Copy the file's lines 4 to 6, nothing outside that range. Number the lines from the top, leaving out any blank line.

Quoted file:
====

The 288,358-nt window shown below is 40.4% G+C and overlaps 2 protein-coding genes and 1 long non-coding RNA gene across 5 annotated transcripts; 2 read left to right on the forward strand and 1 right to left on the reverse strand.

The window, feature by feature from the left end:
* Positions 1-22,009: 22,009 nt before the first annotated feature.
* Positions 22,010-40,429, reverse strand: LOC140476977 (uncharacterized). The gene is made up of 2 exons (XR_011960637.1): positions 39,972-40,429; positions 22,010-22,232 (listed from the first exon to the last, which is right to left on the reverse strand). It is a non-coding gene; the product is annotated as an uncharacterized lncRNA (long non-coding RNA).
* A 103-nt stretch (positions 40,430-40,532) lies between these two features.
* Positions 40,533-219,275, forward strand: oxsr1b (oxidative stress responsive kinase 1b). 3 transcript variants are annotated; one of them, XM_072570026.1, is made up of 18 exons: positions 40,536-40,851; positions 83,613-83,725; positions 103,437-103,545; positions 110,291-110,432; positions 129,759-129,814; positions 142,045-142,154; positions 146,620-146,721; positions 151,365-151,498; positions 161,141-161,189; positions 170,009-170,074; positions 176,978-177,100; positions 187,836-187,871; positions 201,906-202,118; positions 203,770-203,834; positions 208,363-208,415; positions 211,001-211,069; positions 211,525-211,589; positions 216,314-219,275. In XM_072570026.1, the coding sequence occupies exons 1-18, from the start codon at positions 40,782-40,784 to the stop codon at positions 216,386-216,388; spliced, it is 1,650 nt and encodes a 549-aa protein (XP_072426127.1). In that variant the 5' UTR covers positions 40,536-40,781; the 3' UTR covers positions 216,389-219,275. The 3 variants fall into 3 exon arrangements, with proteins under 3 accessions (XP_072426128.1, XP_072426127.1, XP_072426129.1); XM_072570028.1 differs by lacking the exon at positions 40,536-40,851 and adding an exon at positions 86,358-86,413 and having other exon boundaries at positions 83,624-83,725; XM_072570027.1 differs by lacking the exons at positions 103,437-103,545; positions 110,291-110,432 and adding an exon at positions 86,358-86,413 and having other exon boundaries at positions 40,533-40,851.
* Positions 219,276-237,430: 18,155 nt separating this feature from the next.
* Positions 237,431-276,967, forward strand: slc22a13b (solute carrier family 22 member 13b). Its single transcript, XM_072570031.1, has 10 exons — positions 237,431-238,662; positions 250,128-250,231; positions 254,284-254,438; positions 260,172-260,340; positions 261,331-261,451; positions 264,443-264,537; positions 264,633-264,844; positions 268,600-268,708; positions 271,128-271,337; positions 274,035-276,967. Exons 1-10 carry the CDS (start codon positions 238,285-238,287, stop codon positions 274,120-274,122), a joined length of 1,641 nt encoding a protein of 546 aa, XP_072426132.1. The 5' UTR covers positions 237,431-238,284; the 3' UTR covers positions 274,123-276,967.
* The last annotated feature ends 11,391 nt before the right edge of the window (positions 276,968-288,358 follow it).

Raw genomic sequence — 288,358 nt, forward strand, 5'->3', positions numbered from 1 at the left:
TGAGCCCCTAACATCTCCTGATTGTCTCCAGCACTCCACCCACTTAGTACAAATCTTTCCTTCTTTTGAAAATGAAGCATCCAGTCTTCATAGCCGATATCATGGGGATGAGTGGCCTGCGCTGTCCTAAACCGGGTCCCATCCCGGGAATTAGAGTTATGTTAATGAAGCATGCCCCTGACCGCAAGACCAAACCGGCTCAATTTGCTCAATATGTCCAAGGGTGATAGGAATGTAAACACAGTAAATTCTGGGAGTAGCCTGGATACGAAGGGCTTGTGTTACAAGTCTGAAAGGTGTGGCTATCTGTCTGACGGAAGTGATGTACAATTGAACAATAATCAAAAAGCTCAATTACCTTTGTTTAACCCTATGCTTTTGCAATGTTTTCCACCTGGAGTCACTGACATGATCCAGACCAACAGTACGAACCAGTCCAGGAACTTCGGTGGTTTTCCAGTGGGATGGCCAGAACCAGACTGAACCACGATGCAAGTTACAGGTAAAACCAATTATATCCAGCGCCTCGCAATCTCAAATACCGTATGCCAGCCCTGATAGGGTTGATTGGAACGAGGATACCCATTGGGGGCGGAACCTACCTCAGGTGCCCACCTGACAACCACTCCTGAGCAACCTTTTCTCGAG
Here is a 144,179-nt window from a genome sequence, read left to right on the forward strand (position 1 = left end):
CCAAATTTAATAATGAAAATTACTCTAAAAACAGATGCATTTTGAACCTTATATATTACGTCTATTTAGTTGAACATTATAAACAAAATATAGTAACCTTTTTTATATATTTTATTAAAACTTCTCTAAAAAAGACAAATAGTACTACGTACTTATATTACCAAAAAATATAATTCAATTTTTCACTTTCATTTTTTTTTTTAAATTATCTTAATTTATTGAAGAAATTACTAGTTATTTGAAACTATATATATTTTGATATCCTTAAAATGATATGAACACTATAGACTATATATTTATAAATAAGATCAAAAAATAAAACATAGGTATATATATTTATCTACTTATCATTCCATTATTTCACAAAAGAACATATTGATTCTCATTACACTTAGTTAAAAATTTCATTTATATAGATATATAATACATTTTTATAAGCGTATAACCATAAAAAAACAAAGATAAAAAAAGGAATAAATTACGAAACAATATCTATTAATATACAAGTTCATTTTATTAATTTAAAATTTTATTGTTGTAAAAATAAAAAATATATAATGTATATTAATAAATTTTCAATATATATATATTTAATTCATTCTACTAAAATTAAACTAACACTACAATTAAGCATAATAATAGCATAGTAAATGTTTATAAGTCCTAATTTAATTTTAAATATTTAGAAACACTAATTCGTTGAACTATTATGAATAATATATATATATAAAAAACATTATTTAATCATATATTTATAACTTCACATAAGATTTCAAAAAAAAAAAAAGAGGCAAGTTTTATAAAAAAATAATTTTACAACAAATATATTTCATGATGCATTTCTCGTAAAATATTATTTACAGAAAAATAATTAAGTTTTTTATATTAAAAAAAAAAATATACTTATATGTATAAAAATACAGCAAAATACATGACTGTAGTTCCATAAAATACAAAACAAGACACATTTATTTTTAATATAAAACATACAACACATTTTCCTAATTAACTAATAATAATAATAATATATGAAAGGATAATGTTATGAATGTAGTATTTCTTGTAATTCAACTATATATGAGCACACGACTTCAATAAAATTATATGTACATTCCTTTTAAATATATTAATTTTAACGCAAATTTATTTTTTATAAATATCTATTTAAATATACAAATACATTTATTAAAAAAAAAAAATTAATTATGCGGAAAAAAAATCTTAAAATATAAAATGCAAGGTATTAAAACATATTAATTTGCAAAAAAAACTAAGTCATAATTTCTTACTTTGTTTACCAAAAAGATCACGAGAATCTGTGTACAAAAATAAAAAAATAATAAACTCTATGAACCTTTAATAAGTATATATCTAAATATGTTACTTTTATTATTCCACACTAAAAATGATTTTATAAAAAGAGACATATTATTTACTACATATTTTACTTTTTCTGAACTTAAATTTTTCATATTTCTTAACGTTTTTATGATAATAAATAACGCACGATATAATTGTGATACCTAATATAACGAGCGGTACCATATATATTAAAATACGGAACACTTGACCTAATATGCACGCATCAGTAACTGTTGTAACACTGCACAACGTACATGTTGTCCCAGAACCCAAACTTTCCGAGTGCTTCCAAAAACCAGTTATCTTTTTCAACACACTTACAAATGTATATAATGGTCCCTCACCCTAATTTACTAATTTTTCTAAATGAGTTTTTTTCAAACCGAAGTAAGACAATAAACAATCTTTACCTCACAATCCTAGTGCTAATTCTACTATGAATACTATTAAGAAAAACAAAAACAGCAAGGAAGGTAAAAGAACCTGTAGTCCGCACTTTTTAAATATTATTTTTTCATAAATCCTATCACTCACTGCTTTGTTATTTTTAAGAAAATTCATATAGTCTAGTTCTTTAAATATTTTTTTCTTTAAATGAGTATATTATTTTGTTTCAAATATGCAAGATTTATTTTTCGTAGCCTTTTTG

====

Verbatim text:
* Positions 22,010-40,429, reverse strand: LOC140476977 (uncharacterized). The gene is made up of 2 exons (XR_011960637.1): positions 39,972-40,429; positions 22,010-22,232 (listed from the first exon to the last, which is right to left on the reverse strand). It is a non-coding gene; the product is annotated as an uncharacterized lncRNA (long non-coding RNA).
* A 103-nt stretch (positions 40,430-40,532) lies between these two features.
* Positions 40,533-219,275, forward strand: oxsr1b (oxidative stress responsive kinase 1b). 3 transcript variants are annotated; one of them, XM_072570026.1, is made up of 18 exons: positions 40,536-40,851; positions 83,613-83,725; positions 103,437-103,545; positions 110,291-110,432; positions 129,759-129,814; positions 142,045-142,154; positions 146,620-146,721; positions 151,365-151,498; positions 161,141-161,189; positions 170,009-170,074; positions 176,978-177,100; positions 187,836-187,871; positions 201,906-202,118; positions 203,770-203,834; positions 208,363-208,415; positions 211,001-211,069; positions 211,525-211,589; positions 216,314-219,275. In XM_072570026.1, the coding sequence occupies exons 1-18, from the start codon at positions 40,782-40,784 to the stop codon at positions 216,386-216,388; spliced, it is 1,650 nt and encodes a 549-aa protein (XP_072426127.1). In that variant the 5' UTR covers positions 40,536-40,781; the 3' UTR covers positions 216,389-219,275. The 3 variants fall into 3 exon arrangements, with proteins under 3 accessions (XP_072426128.1, XP_072426127.1, XP_072426129.1); XM_072570028.1 differs by lacking the exon at positions 40,536-40,851 and adding an exon at positions 86,358-86,413 and having other exon boundaries at positions 83,624-83,725; XM_072570027.1 differs by lacking the exons at positions 103,437-103,545; positions 110,291-110,432 and adding an exon at positions 86,358-86,413 and having other exon boundaries at positions 40,533-40,851.